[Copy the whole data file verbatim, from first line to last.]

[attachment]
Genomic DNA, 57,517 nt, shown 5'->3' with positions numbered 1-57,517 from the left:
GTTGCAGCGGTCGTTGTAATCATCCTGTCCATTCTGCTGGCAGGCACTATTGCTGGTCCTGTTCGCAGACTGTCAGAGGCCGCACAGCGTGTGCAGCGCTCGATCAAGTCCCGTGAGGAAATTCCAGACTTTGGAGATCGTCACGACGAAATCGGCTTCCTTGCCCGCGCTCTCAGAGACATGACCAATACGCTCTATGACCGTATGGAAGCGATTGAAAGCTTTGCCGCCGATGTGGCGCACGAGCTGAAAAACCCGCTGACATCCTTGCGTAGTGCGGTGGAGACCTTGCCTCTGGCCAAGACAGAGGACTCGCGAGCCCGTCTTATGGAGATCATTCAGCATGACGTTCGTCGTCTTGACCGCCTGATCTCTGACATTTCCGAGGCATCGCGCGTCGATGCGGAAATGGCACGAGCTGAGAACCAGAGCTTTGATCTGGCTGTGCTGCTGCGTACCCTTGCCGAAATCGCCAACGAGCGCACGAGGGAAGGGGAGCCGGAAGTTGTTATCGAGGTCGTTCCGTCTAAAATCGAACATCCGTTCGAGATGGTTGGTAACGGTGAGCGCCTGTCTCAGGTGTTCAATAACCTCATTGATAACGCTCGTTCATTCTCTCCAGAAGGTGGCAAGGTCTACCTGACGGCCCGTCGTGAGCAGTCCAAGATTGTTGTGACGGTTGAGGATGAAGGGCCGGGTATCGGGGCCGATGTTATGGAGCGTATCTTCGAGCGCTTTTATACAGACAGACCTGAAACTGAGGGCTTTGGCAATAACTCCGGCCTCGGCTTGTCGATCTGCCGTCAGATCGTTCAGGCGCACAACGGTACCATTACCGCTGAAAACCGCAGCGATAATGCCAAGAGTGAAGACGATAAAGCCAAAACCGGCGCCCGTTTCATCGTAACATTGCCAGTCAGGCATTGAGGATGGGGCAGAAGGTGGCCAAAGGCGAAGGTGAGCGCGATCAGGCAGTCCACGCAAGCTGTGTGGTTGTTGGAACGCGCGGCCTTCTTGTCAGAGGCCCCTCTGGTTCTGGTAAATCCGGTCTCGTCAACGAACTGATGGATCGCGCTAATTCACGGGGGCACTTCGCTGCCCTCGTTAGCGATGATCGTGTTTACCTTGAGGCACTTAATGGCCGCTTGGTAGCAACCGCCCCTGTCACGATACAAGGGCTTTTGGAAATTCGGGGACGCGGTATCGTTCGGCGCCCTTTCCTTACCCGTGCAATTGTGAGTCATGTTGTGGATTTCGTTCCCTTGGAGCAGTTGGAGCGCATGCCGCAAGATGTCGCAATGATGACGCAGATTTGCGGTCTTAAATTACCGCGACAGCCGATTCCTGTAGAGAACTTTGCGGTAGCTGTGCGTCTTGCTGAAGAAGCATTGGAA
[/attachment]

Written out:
Genomic DNA, 57,517 nt, shown 5'->3' with positions numbered 1-57,517 from the left:
GTTGCAGCGGTCGTTGTAATCATCCTGTCCATTCTGCTGGCAGGCACTATTGCTGGTCCTGTTCGCAGACTGTCAGAGGCCGCACAGCGTGTGCAGCGCTCGATCAAGTCCCGTGAGGAAATTCCAGACTTTGGAGATCGTCACGACGAAATCGGCTTCCTTGCCCGCGCTCTCAGAGACATGACCAATACGCTCTATGACCGTATGGAAGCGATTGAAAGCTTTGCCGCCGATGTGGCGCACGAGCTGAAAAACCCGCTGACATCCTTGCGTAGTGCGGTGGAGACCTTGCCTCTGGCCAAGACAGAGGACTCGCGAGCCCGTCTTATGGAGATCATTCAGCATGACGTTCGTCGTCTTGACCGCCTGATCTCTGACATTTCCGAGGCATCGCGCGTCGATGCGGAAATGGCACGAGCTGAGAACCAGAGCTTTGATCTGGCTGTGCTGCTGCGTACCCTTGCCGAAATCGCCAACGAGCGCACGAGGGAAGGGGAGCCGGAAGTTGTTATCGAGGTCGTTCCGTCTAAAATCGAACATCCGTTCGAGATGGTTGGTAACGGTGAGCGCCTGTCTCAGGTGTTCAATAACCTCATTGATAACGCTCGTTCATTCTCTCCAGAAGGTGGCAAGGTCTACCTGACGGCCCGTCGTGAGCAGTCCAAGATTGTTGTGACGGTTGAGGATGAAGGGCCGGGTATCGGGGCCGATGTTATGGAGCGTATCTTCGAGCGCTTTTATACAGACAGACCTGAAACTGAGGGCTTTGGCAATAACTCCGGCCTCGGCTTGTCGATCTGCCGTCAGATCGTTCAGGCGCACAACGGTACCATTACCGCTGAAAACCGCAGCGATAATGCCAAGAGTGAAGACGATAAAGCCAAAACCGGCGCCCGTTTCATCGTAACATTGCCAGTCAGGCATTGAGGATGGGGCAGAAGGTGGCCAAAGGCGAAGGTGAGCGCGATCAGGCAGTCCACGCAAGCTGTGTGGTTGTTGGAACGCGCGGCCTTCTTGTCAGAGGCCCCTCTGGTTCTGGTAAATCCGGTCTCGTCAACGAACTGATGGATCGCGCTAATTCACGGGGGCACTTCGCTGCCCTCGTTAGCGATGATCGTGTTTACCTTGAGGCACTTAATGGCCGCTTGGTAGCAACCGCCCCTGTCACGATACAAGGGCTTTTGGAAATTCGGGGACGCGGTATCGTTCGGCGCCCTTTCCTTACCCGTGCAATTGTGAGTCATGTTGTGGATTTCGTTCCCTTGGAGCAGTTGGAGCGCATGCCGCAAGATGTCGCAATGATGACGCAGATTTGCGGTCTTAAATTACCGCGACAGCCGATTCCTGTAGAGAACTTTGCGGTAGCTGTGCGTCTTGCTGAAGAAGCATTGGAA